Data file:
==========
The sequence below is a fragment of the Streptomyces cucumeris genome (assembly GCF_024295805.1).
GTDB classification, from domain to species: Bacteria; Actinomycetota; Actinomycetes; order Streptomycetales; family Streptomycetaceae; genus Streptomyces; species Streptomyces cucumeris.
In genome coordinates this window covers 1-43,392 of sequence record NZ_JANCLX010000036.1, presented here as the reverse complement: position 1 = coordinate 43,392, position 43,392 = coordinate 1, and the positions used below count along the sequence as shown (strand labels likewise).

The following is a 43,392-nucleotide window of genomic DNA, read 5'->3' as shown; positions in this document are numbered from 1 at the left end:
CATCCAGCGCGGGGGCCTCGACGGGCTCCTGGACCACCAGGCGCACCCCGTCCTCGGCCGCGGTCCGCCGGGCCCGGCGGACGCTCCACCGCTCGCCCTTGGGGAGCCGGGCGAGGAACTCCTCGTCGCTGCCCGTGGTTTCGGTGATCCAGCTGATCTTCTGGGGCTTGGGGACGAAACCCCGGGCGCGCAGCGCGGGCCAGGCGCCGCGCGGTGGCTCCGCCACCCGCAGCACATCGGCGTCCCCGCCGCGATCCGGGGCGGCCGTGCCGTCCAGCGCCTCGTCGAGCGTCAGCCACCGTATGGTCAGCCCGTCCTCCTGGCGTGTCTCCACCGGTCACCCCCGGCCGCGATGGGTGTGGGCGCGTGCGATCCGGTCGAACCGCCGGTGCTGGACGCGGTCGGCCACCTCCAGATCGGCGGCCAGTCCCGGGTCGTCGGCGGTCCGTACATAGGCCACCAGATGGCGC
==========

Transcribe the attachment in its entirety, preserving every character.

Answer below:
The sequence below is a fragment of the Streptomyces cucumeris genome (assembly GCF_024295805.1).
GTDB classification, from domain to species: Bacteria; Actinomycetota; Actinomycetes; order Streptomycetales; family Streptomycetaceae; genus Streptomyces; species Streptomyces cucumeris.
In genome coordinates this window covers 1-43,392 of sequence record NZ_JANCLX010000036.1, presented here as the reverse complement: position 1 = coordinate 43,392, position 43,392 = coordinate 1, and the positions used below count along the sequence as shown (strand labels likewise).

The following is a 43,392-nucleotide window of genomic DNA, read 5'->3' as shown; positions in this document are numbered from 1 at the left end:
CATCCAGCGCGGGGGCCTCGACGGGCTCCTGGACCACCAGGCGCACCCCGTCCTCGGCCGCGGTCCGCCGGGCCCGGCGGACGCTCCACCGCTCGCCCTTGGGGAGCCGGGCGAGGAACTCCTCGTCGCTGCCCGTGGTTTCGGTGATCCAGCTGATCTTCTGGGGCTTGGGGACGAAACCCCGGGCGCGCAGCGCGGGCCAGGCGCCGCGCGGTGGCTCCGCCACCCGCAGCACATCGGCGTCCCCGCCGCGATCCGGGGCGGCCGTGCCGTCCAGCGCCTCGTCGAGCGTCAGCCACCGTATGGTCAGCCCGTCCTCCTGGCGTGTCTCCACCGGTCACCCCCGGCCGCGATGGGTGTGGGCGCGTGCGATCCGGTCGAACCGCCGGTGCTGGACGCGGTCGGCCACCTCCAGATCGGCGGCCAGTCCCGGGTCGTCGGCGGTCCGTACATAGGCCACCAGATGGCGC